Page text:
Governance & Policy

CBN’s revised guidelines and the surface narrative of a threat to Nigerian fintech platforms

January 09, 2020 · 4 min read
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Building on the successes of previous years, fintech companies kept up disruptive activities in the financial sector in 2019, looking to plug perceived gaps with tech-aided solutions.

Buoyed by massive funding, and with services ranging across different sectors, so far, there appears to be a web/app-based solution for everything money related, be it personal finance, financial inclusion, digital banking, or insurance, among others.

With the yoke of different charges borne by bank users, a number of platforms emerged, offering free or almost free means of payment and transfers. Fintech platforms like Kudabank, Rubies, Chipper Cash, OPay and, PalmPay all came with relatively lighter yokes and easier burdens as alternatives.

OPay stormed the market early in 2019 by charging ₦10 for inter-bank transfers until it switched strategy by increasing transfer charges to other banks and keeping it free for transfers within the app, in order to keep users on the platform.


Suggested Read: OPay transaction fee hike is aimed at keeping users within its ecosystem


Worthy of note is the fact that Kuda Bank is also offering 25 free inter-bank transfers every month and charging ₦10 for subsequent transfers and another, Rubies digital bank also offers a flat rate of ₦21 for interbank transactions while offering its customers free debit cards and near-total freedom from other bank charges.

In a move many believe could possibly affect the likes of Kuda Bank and Rubies, the Central Bank of Nigeria (CBN) recently released a revised guide to charges by financial institutions that will change fees related to electronic banking, such as bank transfer charges and ATM card maintenance fees, beginning from January 2020.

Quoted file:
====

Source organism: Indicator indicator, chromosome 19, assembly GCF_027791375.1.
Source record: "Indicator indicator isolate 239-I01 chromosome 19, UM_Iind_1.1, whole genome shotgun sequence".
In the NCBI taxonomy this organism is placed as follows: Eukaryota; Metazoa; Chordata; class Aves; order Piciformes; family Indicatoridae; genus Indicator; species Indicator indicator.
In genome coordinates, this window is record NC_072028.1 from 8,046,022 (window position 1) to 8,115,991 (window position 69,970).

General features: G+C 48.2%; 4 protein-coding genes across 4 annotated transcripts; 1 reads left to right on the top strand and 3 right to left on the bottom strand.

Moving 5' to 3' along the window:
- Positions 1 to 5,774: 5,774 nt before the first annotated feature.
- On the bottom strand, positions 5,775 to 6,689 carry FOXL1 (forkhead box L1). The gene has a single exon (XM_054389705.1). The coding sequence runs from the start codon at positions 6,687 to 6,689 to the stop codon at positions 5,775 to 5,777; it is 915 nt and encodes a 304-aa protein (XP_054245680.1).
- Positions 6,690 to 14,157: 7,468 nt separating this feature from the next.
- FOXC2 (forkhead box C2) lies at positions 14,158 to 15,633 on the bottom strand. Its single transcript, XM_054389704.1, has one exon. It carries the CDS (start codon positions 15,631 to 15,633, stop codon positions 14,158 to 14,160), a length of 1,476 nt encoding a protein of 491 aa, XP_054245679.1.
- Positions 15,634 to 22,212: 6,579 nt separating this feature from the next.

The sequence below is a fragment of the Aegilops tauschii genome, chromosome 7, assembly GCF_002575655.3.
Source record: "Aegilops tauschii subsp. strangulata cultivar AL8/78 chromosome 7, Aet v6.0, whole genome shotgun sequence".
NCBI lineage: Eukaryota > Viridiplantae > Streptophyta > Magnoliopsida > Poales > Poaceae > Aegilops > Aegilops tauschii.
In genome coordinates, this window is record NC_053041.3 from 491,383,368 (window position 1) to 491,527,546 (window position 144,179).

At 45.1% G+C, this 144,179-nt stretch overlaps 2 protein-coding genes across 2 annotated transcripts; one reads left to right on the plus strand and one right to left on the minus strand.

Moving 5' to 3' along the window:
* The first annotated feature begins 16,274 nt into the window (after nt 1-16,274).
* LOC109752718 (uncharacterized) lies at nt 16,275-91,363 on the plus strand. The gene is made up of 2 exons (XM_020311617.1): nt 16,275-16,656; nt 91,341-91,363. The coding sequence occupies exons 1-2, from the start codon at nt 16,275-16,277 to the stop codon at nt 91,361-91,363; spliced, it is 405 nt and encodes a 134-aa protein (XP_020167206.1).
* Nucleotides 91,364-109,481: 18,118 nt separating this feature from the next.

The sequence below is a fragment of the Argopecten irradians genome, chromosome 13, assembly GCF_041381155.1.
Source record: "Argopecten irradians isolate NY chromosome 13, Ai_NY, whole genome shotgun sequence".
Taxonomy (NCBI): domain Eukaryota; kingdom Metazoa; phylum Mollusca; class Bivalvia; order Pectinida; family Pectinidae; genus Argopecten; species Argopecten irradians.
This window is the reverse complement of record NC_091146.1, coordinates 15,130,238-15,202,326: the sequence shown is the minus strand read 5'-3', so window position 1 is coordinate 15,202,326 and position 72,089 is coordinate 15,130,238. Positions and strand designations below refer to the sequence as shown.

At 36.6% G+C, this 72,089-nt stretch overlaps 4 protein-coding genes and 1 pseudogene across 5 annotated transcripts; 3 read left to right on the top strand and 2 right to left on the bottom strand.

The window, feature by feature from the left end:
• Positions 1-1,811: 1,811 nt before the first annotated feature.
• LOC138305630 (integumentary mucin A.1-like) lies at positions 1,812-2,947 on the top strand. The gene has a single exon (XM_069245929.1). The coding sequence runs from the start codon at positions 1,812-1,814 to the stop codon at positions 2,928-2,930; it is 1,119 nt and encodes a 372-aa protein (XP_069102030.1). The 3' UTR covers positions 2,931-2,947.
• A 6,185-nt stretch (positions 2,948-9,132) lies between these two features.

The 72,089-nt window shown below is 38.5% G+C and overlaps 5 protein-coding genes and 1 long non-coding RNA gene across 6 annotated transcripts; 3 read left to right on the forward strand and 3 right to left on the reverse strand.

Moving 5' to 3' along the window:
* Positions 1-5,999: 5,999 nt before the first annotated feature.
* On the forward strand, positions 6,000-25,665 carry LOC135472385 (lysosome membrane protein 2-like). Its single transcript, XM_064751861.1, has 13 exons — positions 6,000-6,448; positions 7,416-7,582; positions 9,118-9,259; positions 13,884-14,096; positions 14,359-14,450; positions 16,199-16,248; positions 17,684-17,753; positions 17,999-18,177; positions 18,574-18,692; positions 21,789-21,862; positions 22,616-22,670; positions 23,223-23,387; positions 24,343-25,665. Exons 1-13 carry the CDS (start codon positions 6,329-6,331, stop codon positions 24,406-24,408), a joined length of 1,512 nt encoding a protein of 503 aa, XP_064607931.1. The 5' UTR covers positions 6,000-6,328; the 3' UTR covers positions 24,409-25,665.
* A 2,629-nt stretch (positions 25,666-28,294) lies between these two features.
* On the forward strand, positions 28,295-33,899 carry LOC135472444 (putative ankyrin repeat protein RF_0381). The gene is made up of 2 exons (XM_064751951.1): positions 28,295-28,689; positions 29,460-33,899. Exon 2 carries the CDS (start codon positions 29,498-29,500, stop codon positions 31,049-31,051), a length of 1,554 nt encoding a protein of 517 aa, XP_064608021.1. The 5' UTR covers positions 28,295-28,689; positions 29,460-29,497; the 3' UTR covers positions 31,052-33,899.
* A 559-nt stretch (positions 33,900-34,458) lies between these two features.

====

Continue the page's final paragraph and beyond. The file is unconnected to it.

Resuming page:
As stated in the guideline, charges for electronic funds transfers will no longer be the standard ₦50 (₦52.5k). From January 1, 2020, transactions of:

  • ₦5000 and below will attract a  ₦10 fee
  • ₦5001 – ₦50,000 will attract a ₦25 fee
  • Transfers from ₦50,001 and above will attract the standard ₦52.5k charge

Besides transfer charges, ATM card maintenance fees for savings accounts will now be charged on a quarterly basis instead of the regular monthly charges of ₦52.50k while customers will pay ₦35 after the first three withdrawals from ATMs of other banks.

For Nigeria’s apex bank, this directive was made to deepen financial inclusion and reduce the burden of bank charges on consumers of financial services.

According to reports released by ten commercial banks in Nigeria, in the first nine months of 2019, about ₦135 billion (~$372 million) was generated in fees and commissions charged from customers using electronic services.

David (not real name) who works with one of the fintech companies in question emphasises that while CBN’s revised charges appear to favour the masses at the expense of such massive revenue for the banks, it still leaves a lot to be desired considering the fact that users have to pay ₦25 and ₦50 for transfers above ₦5000 and ₦50,000, respectively.